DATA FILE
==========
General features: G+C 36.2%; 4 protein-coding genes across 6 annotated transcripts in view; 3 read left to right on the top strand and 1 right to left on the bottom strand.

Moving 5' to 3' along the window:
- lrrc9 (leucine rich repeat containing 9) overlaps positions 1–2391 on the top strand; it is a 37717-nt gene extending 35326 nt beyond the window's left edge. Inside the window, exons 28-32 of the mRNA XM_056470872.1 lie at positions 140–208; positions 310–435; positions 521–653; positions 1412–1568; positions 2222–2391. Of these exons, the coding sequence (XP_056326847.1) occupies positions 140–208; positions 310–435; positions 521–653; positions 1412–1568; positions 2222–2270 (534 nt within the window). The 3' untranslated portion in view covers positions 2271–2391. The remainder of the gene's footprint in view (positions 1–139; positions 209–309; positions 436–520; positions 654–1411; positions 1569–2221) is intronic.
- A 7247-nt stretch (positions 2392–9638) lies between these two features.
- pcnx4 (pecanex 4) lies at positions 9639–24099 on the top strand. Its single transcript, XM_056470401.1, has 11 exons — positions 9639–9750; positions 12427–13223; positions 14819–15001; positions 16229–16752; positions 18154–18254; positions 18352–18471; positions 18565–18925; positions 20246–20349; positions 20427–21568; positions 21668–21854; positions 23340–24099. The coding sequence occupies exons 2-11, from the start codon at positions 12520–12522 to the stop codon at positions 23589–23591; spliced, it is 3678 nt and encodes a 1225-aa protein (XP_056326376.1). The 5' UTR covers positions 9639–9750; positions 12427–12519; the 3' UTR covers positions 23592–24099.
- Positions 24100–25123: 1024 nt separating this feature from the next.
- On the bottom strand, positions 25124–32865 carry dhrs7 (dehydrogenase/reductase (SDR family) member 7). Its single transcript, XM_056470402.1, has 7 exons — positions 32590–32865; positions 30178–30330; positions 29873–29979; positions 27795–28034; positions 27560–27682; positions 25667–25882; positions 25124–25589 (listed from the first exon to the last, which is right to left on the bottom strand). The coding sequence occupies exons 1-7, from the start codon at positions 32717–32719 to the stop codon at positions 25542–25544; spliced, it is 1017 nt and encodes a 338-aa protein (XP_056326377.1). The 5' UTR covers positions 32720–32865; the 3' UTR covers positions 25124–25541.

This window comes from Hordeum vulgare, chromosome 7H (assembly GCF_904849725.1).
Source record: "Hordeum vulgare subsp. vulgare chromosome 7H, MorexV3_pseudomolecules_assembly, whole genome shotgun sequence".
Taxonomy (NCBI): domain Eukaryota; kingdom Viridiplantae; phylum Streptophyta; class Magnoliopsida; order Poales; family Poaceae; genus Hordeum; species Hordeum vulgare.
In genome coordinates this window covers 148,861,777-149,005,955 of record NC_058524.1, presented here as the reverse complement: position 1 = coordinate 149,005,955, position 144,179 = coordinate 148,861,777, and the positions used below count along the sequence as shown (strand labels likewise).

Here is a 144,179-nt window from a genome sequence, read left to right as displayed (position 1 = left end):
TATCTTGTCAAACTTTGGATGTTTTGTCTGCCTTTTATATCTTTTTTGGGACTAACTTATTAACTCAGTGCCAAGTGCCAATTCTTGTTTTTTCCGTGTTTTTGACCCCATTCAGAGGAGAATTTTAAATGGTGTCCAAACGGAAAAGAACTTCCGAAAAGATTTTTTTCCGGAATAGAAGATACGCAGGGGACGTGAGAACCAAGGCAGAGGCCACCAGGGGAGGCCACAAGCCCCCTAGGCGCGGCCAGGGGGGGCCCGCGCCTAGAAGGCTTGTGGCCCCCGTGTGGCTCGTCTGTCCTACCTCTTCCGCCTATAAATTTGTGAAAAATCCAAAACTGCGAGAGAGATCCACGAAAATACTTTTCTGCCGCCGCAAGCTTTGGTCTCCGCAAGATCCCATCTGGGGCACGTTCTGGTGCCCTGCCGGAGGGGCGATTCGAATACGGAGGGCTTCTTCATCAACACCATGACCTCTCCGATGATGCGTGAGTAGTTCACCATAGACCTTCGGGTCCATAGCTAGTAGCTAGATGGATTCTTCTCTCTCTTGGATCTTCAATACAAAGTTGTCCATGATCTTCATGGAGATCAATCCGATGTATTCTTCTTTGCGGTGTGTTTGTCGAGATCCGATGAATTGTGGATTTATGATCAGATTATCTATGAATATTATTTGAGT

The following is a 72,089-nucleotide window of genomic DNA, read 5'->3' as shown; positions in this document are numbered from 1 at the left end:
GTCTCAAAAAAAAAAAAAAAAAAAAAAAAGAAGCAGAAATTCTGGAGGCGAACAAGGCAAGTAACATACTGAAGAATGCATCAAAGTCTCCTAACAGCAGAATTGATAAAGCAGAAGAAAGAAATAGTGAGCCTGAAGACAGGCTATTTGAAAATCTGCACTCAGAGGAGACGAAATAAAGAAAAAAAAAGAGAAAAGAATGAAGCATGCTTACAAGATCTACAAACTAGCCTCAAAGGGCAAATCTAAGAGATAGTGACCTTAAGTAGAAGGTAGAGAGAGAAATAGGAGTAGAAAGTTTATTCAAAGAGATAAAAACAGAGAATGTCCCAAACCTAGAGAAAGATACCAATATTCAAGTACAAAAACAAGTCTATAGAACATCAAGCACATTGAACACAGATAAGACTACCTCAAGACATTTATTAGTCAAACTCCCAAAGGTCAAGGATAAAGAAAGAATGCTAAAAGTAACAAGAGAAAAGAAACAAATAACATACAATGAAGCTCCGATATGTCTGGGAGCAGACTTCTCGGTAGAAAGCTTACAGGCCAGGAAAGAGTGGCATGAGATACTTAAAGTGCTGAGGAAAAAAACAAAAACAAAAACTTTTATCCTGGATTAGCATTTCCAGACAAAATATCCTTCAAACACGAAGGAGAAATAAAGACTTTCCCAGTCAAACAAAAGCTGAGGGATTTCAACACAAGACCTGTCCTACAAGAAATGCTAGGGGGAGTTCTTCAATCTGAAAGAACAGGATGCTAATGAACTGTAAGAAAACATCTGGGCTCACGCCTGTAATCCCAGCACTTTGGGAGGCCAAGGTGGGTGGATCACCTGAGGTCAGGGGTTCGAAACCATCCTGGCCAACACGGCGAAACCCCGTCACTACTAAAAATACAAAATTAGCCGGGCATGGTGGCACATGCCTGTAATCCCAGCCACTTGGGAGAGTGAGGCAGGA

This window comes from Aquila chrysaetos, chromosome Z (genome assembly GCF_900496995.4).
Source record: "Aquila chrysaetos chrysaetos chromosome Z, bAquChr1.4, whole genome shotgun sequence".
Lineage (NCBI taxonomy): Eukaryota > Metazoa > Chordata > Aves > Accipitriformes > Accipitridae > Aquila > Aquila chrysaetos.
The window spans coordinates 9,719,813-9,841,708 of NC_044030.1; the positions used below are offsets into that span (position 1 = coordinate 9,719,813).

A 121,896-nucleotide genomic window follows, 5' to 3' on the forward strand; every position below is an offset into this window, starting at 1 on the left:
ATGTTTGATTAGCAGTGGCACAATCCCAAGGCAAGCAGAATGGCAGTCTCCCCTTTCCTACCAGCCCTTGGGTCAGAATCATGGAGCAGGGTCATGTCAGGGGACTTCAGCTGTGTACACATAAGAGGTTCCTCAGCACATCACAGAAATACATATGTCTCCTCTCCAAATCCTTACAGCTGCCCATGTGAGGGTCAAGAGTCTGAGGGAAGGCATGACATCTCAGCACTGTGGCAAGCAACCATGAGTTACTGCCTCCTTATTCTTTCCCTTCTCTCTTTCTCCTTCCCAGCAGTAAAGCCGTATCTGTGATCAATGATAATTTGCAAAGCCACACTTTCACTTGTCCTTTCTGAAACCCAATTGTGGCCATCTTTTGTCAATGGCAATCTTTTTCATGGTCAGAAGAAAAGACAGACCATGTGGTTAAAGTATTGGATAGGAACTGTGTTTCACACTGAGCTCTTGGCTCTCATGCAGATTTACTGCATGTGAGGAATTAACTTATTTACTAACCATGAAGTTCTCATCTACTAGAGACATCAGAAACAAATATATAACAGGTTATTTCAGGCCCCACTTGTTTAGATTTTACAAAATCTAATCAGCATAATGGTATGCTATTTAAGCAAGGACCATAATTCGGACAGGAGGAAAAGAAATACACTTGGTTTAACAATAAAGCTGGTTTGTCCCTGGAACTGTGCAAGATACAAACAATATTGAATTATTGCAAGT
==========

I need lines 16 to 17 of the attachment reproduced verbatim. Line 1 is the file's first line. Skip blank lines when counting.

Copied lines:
This window comes from Aquila chrysaetos, chromosome Z (genome assembly GCF_900496995.4).
Source record: "Aquila chrysaetos chrysaetos chromosome Z, bAquChr1.4, whole genome shotgun sequence".